But where will Mr. Grim take us? Let me transport you across time and space to the shores of ancient Japan which, Shinto myths tell us, were brought into manifestation from primordial chaos by Izanami and Izanagi before they too took physical form and stepped down from the high heavens. These divine lovers then populated the world with the spirits of earth, wind, mountains, trees, and so on until, whilst giving birth to the spirit of fire, Izanami was burnt sufficiently badly to cause the first death in their new world and retired to Yomi, the land of the dead. Izanagi, bereft without his dear wife, heads to the underworld to bring her back. At the back door of the mansion of the dead he speaks with Izanami who explains that she may not be allowed to return as she has eaten the food of Yomi, but she will speak with the divine spirits in charge. She solicits assurance that Izanagi will wait outside and not attempt to look at her. After waiting for a day, Izanagi gets bored and goes searching through the mansion for her using a tooth from his comb as a torch. Eventually he finds his beloved but is horrified by her decaying, maggot ridden corpse. She is deeply angered by his betrayal and sets the Hags Of Yomi, several thunder spirits and a thousand dead warriors on him. After an exciting chase, Izanagi reaches the land of light and blocks the exit with a big bolder, thus ensuring that the dead stay down there, and the enraged Izanami becomes their goddess.

A picture of a large rock

The actual physical place, with the actual physical rock that blocks the exit of Yomi.
Seriously, you can go there.

My reason for telling you this tale is that it neatly illustrates a peculiarity which is common to the great majority of mythologies. whilst there is much detail of the creation of all that is above ground no mention is made of the creation of an underworld; yet, when Izanami becomes the first dead being ever, Yomi is already in existence, fully functional, complete with staff, hosts of dead warriors and hags. It seems that no action is needed on the part of the progenitors: the underworld simply appears spontaneously in response to the existence of the world above. In most cases these underworlds accommodate both good and bad where the former live in bliss, reunited with their dearest while the latter have to wade in rivers of spears and get eaten by snakes. Going up to live with the Gods above appears to have been added later as an exclusive option for the elite. The conditions for a beatific winged courier to carry one’s soul in to the sky are generally pretty stringent, however, the tickets to the eternal re-union parties of the various underworlds are simply attained by not stealing or committing murder and generally being kind.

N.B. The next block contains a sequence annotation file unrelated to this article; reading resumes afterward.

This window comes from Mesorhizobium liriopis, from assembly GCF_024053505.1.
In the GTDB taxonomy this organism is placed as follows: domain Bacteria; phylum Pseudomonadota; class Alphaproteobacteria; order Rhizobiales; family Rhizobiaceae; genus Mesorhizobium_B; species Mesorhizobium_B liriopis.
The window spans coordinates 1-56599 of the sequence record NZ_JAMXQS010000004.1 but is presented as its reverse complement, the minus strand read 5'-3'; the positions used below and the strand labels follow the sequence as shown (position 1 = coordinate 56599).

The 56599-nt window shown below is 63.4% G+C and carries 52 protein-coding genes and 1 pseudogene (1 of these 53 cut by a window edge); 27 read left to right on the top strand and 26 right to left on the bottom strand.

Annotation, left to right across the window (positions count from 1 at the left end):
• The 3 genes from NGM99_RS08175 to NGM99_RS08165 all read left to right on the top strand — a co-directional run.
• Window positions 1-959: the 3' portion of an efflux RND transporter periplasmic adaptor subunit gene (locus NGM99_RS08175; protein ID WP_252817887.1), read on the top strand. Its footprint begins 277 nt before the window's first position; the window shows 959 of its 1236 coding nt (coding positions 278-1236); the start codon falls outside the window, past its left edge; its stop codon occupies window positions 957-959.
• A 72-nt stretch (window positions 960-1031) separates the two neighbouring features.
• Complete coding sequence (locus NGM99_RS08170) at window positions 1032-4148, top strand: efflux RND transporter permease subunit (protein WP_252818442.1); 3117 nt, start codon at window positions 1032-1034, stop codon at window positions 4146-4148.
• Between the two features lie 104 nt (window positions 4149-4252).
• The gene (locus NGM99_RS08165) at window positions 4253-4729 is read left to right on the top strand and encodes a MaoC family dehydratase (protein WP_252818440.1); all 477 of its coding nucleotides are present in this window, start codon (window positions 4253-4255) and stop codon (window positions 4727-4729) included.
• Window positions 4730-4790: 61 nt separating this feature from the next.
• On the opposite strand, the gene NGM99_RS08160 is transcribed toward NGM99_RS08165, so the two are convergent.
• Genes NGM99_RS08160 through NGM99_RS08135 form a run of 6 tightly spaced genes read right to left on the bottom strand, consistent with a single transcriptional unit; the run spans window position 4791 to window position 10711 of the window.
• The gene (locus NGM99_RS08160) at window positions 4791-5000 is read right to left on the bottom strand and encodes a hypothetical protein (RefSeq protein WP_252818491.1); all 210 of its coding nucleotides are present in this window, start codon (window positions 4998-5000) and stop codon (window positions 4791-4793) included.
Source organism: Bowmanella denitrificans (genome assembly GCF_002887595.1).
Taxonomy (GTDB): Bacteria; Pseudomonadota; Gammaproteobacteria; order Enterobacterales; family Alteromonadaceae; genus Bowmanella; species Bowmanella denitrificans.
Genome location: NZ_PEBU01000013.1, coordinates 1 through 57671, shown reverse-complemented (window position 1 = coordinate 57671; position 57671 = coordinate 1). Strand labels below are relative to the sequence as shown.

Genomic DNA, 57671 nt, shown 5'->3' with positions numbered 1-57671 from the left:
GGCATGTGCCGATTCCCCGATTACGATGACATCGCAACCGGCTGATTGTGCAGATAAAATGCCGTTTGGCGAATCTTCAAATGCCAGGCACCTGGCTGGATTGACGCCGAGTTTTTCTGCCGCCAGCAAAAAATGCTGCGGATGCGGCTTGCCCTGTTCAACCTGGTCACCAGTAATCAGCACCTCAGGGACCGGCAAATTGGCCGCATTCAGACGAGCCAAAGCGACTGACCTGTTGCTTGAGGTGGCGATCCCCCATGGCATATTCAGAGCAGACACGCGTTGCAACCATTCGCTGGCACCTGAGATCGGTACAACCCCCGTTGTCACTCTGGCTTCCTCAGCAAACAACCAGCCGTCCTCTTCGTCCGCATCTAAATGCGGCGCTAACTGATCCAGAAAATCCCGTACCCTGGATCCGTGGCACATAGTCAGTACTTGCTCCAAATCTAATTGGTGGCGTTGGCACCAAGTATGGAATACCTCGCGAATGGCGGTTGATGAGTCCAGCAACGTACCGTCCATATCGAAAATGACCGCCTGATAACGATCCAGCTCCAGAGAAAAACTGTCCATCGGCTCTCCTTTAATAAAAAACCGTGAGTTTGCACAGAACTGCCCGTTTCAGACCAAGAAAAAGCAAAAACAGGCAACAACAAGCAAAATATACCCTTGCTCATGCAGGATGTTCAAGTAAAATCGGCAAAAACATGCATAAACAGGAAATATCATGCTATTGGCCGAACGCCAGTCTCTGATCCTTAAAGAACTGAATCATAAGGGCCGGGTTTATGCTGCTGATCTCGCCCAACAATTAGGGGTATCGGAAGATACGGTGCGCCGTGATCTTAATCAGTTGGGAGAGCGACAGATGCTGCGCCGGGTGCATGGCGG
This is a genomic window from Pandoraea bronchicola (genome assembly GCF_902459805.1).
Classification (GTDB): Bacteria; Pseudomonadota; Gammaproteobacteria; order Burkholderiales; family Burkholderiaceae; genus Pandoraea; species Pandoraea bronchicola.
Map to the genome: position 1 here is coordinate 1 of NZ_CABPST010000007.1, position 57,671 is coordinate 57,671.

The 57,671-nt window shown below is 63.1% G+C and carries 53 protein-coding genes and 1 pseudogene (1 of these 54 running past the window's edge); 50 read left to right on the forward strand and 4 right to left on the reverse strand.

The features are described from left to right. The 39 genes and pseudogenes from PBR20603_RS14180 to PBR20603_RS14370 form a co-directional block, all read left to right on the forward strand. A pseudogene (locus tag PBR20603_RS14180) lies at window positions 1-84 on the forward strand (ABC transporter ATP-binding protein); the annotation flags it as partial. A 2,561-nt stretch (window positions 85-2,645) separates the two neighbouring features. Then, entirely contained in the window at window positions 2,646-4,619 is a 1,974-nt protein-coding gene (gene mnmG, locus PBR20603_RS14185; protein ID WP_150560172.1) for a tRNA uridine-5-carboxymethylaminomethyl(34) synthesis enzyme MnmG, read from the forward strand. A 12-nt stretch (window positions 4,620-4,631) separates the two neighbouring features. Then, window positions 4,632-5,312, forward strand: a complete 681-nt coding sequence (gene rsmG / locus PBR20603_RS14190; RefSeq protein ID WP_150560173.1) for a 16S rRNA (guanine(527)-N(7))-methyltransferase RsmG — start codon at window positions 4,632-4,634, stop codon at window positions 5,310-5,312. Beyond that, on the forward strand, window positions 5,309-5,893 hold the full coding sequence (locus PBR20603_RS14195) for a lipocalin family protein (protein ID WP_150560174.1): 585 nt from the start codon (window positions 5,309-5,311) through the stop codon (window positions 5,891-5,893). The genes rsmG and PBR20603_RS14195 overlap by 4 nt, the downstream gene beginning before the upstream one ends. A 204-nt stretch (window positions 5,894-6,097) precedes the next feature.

So when the day comes, as certainly it will, and you feel a bony digit tap you on the shoulder, and you are somewhat behind on slitting the throats of goats whilst telling your chosen deity how fab they are, do not despair, all may yet be blissful.  I look forward to seeing our little tortoiseshell kitty again.  The router I’m less fussed about.

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Filed under Death, Shinto, Underworld

The Gift of Fire


So there I was lighting the fire, a simple task when you have a lighter and newspaper to help you along, and I took myself to wondering which came first, the fire or the sitting around telling stories?

It didn’t take me long to decide that language would have been necessary for the successful dissemination of fire skills through the population. Therefore, if they had language, they already had stories. The next ponder that ambled in to my mind, as I gently steered my collection of assorted sized bits of wood between smokey extinction and wild, house threatening inferno, was how did our ancestors come by this knowledge?

It’s not an easy business, starting a fire from scratch without any of the modern aids. I have seen a Viking re-enactor strike a flint and catch a spark, with a little blowing and a carefully prepared stack he had a good blaze in about ten seconds. I have only seen people rubbing two sticks together on telly or heard it described and it takes a good deal more effort and time. Both methods require skill and preparation that make them unlikely candidates for accidental discovery, but without a way to make fire we would have remarkably few technologies and be confined to a far smaller area of the earths surface.

The Greek God Prometheus escapes through the sky with stolen fire on a stick

Prometheus

It is a surprising thing that nowhere (that I have come across) in the mythological past is there any mention of how the wheel was invented. The acquisition of fire, on the other hand, is a story told in nearly all cultures around the globe. Although the cast of characters may change the essence remains the same: someone had to steal it, usually with a stick. The criminal benefactor may be divine or semi-divine: Maui in Polynesia, Prometheus in Greece; some Australian Aboriginal stories have a man climbing a rope to nab fire from the sun or stealthily stealing it from a neighbours camp fire; assorted animals are credited by the various native tribes of America and elsewhere; from Normandy to Nantucket, the wren, the rat, the fish and the hawk have all turned tea leaf for a flame.